The company was made aware of the vulnerability. It was up to the product to fix this, but the job was put on the list. It finally took seven months to fix it. "I've always seen things with all these huge holes that just weren't ready for prime time," said a former employee about the condition of the products. "Nobody listened to engineers, and nobody seemed to be looking for viable products." The Eaze spokesman confirms that a vulnerability has been discovered, but claims that it has been addressed promptly.

Today the topic is more pressing: the company has run out of money. Employees have been informed that the company may not be preparing their next payroll, and AWS will shut down its servers within two days if no payments are made.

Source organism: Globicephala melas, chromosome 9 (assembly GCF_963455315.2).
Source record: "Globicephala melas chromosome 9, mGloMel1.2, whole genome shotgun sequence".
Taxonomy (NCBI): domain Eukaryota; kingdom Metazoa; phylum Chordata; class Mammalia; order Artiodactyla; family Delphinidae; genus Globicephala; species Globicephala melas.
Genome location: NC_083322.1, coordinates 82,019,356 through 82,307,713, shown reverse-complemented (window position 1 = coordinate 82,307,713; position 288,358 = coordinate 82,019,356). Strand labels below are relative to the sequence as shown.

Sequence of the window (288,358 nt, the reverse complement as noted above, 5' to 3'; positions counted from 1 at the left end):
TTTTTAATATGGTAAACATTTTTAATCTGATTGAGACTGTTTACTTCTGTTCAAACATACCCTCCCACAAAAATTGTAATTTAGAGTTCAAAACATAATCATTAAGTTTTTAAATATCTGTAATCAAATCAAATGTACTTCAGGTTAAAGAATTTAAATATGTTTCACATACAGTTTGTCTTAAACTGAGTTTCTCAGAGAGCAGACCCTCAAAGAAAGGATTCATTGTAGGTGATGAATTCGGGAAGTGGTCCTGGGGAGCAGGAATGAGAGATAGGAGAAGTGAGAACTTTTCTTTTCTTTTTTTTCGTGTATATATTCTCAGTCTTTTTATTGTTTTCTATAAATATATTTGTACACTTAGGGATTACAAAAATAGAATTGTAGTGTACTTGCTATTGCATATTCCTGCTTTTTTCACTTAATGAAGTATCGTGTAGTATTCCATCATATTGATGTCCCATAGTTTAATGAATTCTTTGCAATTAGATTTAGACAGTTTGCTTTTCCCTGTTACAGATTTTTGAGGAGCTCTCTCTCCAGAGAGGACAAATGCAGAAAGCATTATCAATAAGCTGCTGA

Eaze's spokesman tried to remain optimistic while admitting the company's dire situation. "Eaze will continue to do everything possible to support customers and the entire legal cannabis industry. We look forward to the future and recognize the challenges that the entire community is facing. "

When access to medical marijuana and recreational marijuana became legal in some states in the last 2010s, entrepreneurs and investors flocked to the market. They saw the opportunity to use the end of a big ban – a one-off event. However, high government taxes, persistent black markets, intense competition, and a lack of financial infrastructure ready to deal with legal uncertainties have led to significant setbacks.

While the pot business sounds rather uncomfortable, it is important for companies like Eaze to coordinate logistics under high stress with low profit margins and little potential for errors. Many food delivery startups from Sprig to Munchery went under after experiencing similar difficulties, and at least banks and payment service providers would work with them. Given the many opportunities, Eaze has a difficult road ahead.